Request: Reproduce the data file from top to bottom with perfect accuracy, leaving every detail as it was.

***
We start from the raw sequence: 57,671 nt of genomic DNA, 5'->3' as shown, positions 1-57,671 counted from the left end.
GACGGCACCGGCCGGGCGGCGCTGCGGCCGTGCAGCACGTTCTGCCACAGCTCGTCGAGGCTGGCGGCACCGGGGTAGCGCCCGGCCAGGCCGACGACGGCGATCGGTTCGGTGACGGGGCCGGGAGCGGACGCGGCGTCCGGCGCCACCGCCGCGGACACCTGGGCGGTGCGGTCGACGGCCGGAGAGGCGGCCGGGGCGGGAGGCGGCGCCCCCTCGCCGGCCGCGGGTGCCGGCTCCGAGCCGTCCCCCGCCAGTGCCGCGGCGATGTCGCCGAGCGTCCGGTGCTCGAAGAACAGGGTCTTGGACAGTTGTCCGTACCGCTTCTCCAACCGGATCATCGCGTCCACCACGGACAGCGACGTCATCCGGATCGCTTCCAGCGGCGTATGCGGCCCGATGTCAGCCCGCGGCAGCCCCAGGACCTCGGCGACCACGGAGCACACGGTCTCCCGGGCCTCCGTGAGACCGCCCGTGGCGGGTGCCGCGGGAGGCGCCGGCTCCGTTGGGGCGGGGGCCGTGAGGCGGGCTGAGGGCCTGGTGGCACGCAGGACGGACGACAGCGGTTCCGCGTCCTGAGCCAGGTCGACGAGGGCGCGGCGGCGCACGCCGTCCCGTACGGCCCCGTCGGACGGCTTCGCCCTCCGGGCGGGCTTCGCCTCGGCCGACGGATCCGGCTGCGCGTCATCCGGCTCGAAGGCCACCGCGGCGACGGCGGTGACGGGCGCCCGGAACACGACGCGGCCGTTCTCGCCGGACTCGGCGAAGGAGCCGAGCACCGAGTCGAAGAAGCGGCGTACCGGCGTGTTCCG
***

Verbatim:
We start from the raw sequence: 57,671 nt of genomic DNA, 5'->3' as shown, positions 1-57,671 counted from the left end.
GACGGCACCGGCCGGGCGGCGCTGCGGCCGTGCAGCACGTTCTGCCACAGCTCGTCGAGGCTGGCGGCACCGGGGTAGCGCCCGGCCAGGCCGACGACGGCGATCGGTTCGGTGACGGGGCCGGGAGCGGACGCGGCGTCCGGCGCCACCGCCGCGGACACCTGGGCGGTGCGGTCGACGGCCGGAGAGGCGGCCGGGGCGGGAGGCGGCGCCCCCTCGCCGGCCGCGGGTGCCGGCTCCGAGCCGTCCCCCGCCAGTGCCGCGGCGATGTCGCCGAGCGTCCGGTGCTCGAAGAACAGGGTCTTGGACAGTTGTCCGTACCGCTTCTCCAACCGGATCATCGCGTCCACCACGGACAGCGACGTCATCCGGATCGCTTCCAGCGGCGTATGCGGCCCGATGTCAGCCCGCGGCAGCCCCAGGACCTCGGCGACCACGGAGCACACGGTCTCCCGGGCCTCCGTGAGACCGCCCGTGGCGGGTGCCGCGGGAGGCGCCGGCTCCGTTGGGGCGGGGGCCGTGAGGCGGGCTGAGGGCCTGGTGGCACGCAGGACGGACGACAGCGGTTCCGCGTCCTGAGCCAGGTCGACGAGGGCGCGGCGGCGCACGCCGTCCCGTACGGCCCCGTCGGACGGCTTCGCCCTCCGGGCGGGCTTCGCCTCGGCCGACGGATCCGGCTGCGCGTCATCCGGCTCGAAGGCCACCGCGGCGACGGCGGTGACGGGCGCCCGGAACACGACGCGGCCGTTCTCGCCGGACTCGGCGAAGGAGCCGAGCACCGAGTCGAAGAAGCGGCGTACCGGCGTGTTCCG